Perhaps the liberals would soon have returned to their more traditional interest in international institutions; perhaps the conservatives would have gotten out of the human rights business altogether; perhaps not. In any case the terrorist attacks of September 11 altered—or scrambled—people’s thinking. The next American war was an unusual operation: a mission to overthrow a government (the Taliban) that almost nobody recognized as legitimate, in order to deprive a belligerent non-state actor (al Qaeda) of a staging ground. Realists on the left—few remained on the right—argued for a narrowly defined police action to root out al Qaeda. Supporters of all-out war, soon the only respectable position, invoked the liberation of Afghan women as a bonus legitimation. And a year and a half later came Iraq. The war was sold to the public under many pretexts, but for liberal hawks the dominant reason to invade was Saddam Hussein’s former crimes (and potential future crimes) against his people. There was no question that from a humanitarian perspective a world without Saddam would be a better world. And we were going to take him out.
In retrospect it’s easy to see that the argument over humanitarian intervention that should have taken place in the years after Kosovo was replaced and muddled by an argument over the Bush doctrine of preemptive war. In 2000–01, a high-powered international commission convened to discuss what the international community should do in the event of a human rights crisis in a failing state; one of their recommendations was that the concept of “humanitarian intervention” be scrapped, as being needlessly prejudicial (like “pro-life”), and replaced with the more capacious, less necessarily violent “responsibility to protect.” The group’s report was humane and intelligent, though not without problems; it was also presented before the UN Security Council in December 2001, at which point it had been “O.B.E.,” as they say in Washington—overtaken by events. The same happened with Samantha Power’s “A Problem from Hell”: America and the Age of Genocide, the summa theologica of liberal interventionist historiography, which was published in 2002. The book immediately became part of the debate over Iraq, with George W. Bush famously scribbling NOMW (“not on my watch”) in a memo outlining its arguments. Not long after, he invaded Iraq.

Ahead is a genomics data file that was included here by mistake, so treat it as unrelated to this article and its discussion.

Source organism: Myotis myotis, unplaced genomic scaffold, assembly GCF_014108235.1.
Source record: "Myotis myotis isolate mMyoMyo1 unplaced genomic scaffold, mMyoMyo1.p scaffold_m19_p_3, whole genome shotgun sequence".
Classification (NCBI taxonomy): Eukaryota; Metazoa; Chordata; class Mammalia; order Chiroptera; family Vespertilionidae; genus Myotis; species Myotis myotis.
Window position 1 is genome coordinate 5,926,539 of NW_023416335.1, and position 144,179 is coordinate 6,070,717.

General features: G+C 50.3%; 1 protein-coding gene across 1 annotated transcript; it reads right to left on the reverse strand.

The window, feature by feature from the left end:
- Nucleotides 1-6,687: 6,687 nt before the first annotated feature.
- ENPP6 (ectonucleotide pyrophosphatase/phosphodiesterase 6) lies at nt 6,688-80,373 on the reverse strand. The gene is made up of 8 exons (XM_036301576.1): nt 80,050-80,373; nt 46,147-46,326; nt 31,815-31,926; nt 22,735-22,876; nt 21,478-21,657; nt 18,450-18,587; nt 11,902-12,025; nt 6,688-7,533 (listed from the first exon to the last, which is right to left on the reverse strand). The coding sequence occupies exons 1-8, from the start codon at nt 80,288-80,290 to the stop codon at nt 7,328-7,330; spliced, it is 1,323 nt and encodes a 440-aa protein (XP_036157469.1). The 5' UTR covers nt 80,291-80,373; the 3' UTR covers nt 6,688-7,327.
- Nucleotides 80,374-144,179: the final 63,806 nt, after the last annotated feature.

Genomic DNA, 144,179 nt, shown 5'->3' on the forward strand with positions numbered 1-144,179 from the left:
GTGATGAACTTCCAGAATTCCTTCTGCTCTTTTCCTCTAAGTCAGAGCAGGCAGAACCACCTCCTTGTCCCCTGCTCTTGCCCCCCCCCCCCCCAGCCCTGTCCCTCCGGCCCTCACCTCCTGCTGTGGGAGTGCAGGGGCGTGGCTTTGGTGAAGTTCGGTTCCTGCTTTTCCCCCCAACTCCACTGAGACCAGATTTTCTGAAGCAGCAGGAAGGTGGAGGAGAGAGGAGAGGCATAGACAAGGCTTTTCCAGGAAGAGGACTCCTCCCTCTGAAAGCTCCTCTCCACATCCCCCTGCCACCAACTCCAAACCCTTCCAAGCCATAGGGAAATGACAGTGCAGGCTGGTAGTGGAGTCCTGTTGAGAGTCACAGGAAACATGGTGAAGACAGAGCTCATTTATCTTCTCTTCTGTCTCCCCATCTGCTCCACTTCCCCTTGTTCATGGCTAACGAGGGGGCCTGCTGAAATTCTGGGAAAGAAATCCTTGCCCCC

The argument over preemptive war was decided, resoundingly, against, though not because Stephen Holmes wrote essays in the London Review of Books or Jacques Rancière contributed an elegant elaboration of Hannah Arendt’s argument about rights in the South Atlantic Quarterly. The argument was decided by the 126,000 or so Iraqis killed during the US invasion and in the civil war that followed. No one will be invading a terrible but stable regime to hang its leader anytime soon; at least we won’t. Now, in 2011, we are bringing the troops gradually home from Afghanistan and Iraq, the results mixed. Neither war was waged for human rights, and it seems clear that humanitarianism shouldn’t have been part of the discussion, not in the way it was. How humanitarian is it to unleash one civil war and reignite another?